Do Try This At Home: Hacking Chicken Sous Vide : The Salt Sous-vide makes meat moist and flavorful, but can take up to 96 hours, not to mention a $500 machine. Chef Christina Tosi shares a technique she uses to cheat in her home kitchen: the "Bird in a Bag."
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Do Try This At Home: Hacking Chicken Sous Vide

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Do Try This At Home: Hacking Chicken Sous Vide

Do Try This At Home: Hacking Chicken Sous Vide

Do Try This At Home: Hacking Chicken Sous Vide

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  • <iframe src="https://www.npr.org/player/embed/415457705/416192478" width="100%" height="290" frameborder="0" scrolling="no" title="NPR embedded audio player">
  • Transcript

To make Christina Tosi's Bird in a Bag, you'll need a chicken breast or boneless thigh, seasoning, buttermilk (or even bottled ranch dressing), a heavy-duty zip-top freezer bag and a straw. Photo Illustration by Ryan Kellman and Emily Bogle/NPR hide caption

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Photo Illustration by Ryan Kellman and Emily Bogle/NPR

To make Christina Tosi's Bird in a Bag, you'll need a chicken breast or boneless thigh, seasoning, buttermilk (or even bottled ranch dressing), a heavy-duty zip-top freezer bag and a straw.

Photo Illustration by Ryan Kellman and Emily Bogle/NPR

This summer, NPR is getting crafty in the kitchen. As part of Weekend Edition's Do Try This At Home series, top chefs are sharing their cleverest hacks and tips — taking expensive, exhausting or intimidating recipes and tweaking them to work in any home kitchen.

First up: making magically moist sous vide chicken without the fancy equipment.

The Chef

Christina Tosi knows a thing or two about elaborate cooking techniques. In fact, she's invented quite a few of them as founder of Milk Bar, the innovative New York bakery that's a cousin to David Chang's Momofuku restaurants. And she recently won the James Beard award for Outstanding Pastry Chef.

Set a piece of tin foil in the pot like a hammock (with the ends folded over the edge). Then put the bag into the pot of hot — but not boiling — water. Ted Robbins/NPR hide caption

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Ted Robbins/NPR

Set a piece of tin foil in the pot like a hammock (with the ends folded over the edge). Then put the bag into the pot of hot — but not boiling — water.

Ted Robbins/NPR

But as she explains in her new cookbook and memoir, Milk Bar Life: Recipes and Stories, Tosi is no stranger to the joys of the quick, low-brow meal. After a long day in the commercial kitchen, after all, a chef often wants a break — from the hard work, but not from the flavor.

"You have the technique and you use it all day long [at a restaurant], and then you come home and you find a way to get the same delicious flavors," she says. "But you gotta do it really quickly and usually on a shoestring budget."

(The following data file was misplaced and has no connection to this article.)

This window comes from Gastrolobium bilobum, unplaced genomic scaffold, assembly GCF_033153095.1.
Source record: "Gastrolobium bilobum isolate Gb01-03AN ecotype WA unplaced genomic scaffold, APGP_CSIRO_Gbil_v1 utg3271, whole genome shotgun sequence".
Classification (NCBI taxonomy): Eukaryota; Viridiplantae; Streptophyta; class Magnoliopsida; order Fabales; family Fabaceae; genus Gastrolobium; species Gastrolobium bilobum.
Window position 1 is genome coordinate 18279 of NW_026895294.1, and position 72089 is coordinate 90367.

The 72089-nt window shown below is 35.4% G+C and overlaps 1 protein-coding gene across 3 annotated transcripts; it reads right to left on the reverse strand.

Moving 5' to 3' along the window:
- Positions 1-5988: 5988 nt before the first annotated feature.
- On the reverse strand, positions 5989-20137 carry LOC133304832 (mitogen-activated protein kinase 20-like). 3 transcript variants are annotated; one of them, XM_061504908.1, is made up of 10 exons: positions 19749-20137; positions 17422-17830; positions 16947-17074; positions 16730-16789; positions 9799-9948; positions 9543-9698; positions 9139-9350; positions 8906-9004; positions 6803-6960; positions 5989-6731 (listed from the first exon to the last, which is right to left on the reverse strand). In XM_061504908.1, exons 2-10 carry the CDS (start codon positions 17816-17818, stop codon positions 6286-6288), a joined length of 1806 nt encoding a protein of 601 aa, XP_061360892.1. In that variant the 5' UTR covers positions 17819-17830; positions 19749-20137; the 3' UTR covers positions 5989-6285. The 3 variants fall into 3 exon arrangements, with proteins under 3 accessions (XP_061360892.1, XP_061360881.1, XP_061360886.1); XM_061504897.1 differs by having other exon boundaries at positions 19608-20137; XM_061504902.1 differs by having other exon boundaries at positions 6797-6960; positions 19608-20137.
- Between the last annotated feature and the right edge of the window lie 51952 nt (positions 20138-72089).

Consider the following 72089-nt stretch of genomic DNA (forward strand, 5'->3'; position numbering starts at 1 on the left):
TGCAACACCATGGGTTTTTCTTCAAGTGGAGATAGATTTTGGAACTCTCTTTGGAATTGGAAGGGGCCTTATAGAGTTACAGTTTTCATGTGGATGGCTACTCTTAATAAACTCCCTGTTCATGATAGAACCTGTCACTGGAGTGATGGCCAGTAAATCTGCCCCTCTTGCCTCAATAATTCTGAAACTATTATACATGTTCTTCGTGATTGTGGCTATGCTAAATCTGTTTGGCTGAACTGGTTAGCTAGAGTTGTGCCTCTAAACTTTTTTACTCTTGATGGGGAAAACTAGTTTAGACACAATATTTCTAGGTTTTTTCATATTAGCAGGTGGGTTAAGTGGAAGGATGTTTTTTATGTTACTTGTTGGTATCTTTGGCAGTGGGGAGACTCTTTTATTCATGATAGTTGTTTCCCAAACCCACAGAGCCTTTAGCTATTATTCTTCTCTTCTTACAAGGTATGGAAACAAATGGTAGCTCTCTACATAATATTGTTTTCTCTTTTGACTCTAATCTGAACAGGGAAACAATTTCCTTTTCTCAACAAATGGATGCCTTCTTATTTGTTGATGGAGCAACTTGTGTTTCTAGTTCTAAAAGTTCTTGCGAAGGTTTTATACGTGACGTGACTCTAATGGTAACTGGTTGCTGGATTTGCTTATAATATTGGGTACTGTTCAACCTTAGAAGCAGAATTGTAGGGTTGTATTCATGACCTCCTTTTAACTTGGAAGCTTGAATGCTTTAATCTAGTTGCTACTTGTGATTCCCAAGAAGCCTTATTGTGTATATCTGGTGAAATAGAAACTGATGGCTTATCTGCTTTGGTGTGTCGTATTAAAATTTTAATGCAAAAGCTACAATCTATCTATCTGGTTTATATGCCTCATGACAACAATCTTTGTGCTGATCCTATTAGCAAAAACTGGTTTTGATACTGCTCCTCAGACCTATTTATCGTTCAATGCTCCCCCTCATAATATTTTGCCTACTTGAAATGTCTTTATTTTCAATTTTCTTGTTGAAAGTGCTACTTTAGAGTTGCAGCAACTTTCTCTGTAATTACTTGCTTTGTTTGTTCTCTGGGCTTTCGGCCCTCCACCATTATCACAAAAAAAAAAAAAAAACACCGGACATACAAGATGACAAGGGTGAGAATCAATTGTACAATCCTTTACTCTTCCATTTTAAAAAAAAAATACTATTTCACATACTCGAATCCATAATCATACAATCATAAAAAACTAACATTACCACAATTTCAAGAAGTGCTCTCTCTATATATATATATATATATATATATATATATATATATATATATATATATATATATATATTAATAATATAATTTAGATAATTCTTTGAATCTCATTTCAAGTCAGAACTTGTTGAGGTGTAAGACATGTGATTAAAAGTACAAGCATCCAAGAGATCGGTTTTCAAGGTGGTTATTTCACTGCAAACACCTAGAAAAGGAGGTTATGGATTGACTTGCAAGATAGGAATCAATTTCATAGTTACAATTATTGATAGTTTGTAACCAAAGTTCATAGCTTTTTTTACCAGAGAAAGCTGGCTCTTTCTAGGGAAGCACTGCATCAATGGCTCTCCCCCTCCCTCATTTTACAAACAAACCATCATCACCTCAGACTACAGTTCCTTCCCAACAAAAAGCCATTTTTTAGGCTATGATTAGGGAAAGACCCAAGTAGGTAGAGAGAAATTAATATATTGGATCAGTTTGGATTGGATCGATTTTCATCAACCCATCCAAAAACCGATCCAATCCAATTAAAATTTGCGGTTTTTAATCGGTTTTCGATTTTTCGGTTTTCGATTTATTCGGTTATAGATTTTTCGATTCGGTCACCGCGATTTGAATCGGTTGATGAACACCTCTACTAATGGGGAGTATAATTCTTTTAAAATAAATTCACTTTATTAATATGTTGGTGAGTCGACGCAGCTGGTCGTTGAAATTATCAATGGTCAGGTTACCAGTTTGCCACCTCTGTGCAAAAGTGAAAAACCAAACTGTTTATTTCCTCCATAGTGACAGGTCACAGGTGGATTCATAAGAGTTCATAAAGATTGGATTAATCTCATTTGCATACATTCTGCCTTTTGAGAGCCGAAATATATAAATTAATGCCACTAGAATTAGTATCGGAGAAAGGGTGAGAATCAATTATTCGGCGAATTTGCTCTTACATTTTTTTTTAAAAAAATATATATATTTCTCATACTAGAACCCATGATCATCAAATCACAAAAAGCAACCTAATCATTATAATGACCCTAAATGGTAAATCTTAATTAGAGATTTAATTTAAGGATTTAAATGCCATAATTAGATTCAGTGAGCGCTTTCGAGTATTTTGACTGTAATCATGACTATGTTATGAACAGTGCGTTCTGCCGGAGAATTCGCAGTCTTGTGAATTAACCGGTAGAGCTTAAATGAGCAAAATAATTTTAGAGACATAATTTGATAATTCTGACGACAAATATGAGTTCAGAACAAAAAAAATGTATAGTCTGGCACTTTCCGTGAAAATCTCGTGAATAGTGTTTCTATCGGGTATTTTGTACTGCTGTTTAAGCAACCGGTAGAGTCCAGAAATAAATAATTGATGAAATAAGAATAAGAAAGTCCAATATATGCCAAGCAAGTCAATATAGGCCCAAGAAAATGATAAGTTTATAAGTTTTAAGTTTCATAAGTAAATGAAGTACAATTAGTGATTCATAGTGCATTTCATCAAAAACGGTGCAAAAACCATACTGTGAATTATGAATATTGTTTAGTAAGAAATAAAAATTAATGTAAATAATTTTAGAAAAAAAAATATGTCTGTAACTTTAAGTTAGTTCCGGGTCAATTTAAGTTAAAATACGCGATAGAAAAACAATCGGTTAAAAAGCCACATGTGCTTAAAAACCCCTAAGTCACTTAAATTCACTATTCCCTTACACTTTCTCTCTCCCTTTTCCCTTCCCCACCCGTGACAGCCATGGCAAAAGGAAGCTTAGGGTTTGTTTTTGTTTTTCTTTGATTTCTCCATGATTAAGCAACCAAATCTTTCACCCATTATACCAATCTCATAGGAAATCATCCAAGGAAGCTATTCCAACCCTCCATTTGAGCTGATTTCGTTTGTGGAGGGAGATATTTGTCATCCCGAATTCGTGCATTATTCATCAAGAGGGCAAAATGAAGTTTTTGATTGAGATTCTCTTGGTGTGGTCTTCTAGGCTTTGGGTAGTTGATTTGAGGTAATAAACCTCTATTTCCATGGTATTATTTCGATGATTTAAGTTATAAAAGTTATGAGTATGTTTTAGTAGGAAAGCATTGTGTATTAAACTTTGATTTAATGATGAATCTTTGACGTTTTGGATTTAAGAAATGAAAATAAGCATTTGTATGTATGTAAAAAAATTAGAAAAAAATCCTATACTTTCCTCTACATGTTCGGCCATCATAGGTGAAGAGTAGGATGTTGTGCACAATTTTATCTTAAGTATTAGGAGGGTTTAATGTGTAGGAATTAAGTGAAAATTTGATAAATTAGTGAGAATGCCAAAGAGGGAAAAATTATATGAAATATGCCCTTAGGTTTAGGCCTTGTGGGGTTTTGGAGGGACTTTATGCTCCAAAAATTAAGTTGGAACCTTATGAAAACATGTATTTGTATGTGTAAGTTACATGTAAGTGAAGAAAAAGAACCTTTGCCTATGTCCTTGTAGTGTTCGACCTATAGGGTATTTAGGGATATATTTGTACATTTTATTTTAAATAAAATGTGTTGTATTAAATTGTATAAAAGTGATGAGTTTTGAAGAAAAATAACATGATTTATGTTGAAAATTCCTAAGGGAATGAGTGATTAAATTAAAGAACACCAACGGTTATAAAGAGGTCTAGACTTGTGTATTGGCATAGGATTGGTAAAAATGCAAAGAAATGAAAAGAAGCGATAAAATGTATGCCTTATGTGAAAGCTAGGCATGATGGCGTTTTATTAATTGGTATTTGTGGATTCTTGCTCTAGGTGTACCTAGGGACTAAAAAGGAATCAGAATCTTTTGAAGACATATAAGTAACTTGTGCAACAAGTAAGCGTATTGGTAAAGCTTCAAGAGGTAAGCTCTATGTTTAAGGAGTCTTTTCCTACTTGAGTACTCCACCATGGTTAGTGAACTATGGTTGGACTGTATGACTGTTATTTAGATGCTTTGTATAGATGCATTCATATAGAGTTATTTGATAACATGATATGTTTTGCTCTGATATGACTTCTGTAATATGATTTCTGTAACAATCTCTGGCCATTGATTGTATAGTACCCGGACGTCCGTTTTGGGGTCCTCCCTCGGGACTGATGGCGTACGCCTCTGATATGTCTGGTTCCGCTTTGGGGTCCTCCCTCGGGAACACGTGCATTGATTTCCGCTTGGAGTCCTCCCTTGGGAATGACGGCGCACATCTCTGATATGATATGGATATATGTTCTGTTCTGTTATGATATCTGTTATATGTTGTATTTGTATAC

In that spirit, she shares a hack that saves hours (and hours) of cooking time. It mimics a toy that's the darling of many a professional and amateur chef: the sous-vide machine.

The Hard Way

Sous-vide is a cooking method for attaining ideal levels of moisture and tenderness. It involves sealing a piece of meat or vegetable in an air-tight bag and cooking in a warm bath at a constant, low temperature.

The catch? First, it takes forever: up to 96 hours. And second, it normally requires a fancy machine, called a water oven, which retails for anywhere from $400 to $2,200.

But Tosi shows us how to get a similar effect, cooking chicken with a spiced-buttermilk sauce sous-vide, in just 5 to 20 minutes, with a wallet-friendly Ziploc bag.

The Hack

Tosi calls this her "Bird in a Bag." You'll need a chicken breast or boneless thigh, seasoning of your choice (either salt and pepper or a spice blend), buttermilk (or even bottled ranch dressing), a heavy-duty zip-top freezer bag, and a straw.

Tosi serves her Bird in a Bag with mashed potatoes and cut roasted okra seasoned with smoked paprika. Ted Robbins/NPR hide caption

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Ted Robbins/NPR

Tosi serves her Bird in a Bag with mashed potatoes and cut roasted okra seasoned with smoked paprika.

Ted Robbins/NPR
  1. Butterfly the chicken breast, or pound it flat, and season.

  2. Put a butterflied chicken breast in a plastic freezer bag with the buttermilk (or ranch).

  3. Seal the bag except for one corner. Insert a straw into the remaining hole and slowly suck out the air with your mouth. Be careful not to suck the sauce into your mouth! Seal the bag to get it as air-free as possible.

  4. OPTIONAL: If you are using thinner storage bags, repeat the process in a second bag, to prevent leaks.

  5. Bring a pot of water nearly to a boil. Set a piece of tin foil in the pot like a hammock (with the ends crimped over the edge).

  6. Plop the bag into the pot of hot — but not boiling — water. The foil will suspend the bag above the bottom of the pot so the bag doesn't burn.

  7. If the chicken is thin, it will cook (poach, essentially), in five or 10 minutes. An intact chicken breast may take 20 minutes.

You can test the chicken by looking and feeling to make sure it isn't pink inside.

If your bag appears a little unappetizing, don't be alarmed. When you're done, Tosi says, it "looks like a bag of crazy." That's because the buttermilk has coagulated and separated from the chicken juice, but it's fine to eat.

And your chicken will be moist and evenly tender — sans sous vide.

Final step? Sear the chicken in a pan briefly to brown it for better presentation.

The Plate

Tosi serves "Bird in a Bag" with mashed potatoes and cut roasted okra seasoned with smoked paprika.

Then it's time to enjoy this not-so-hard-earned dinner.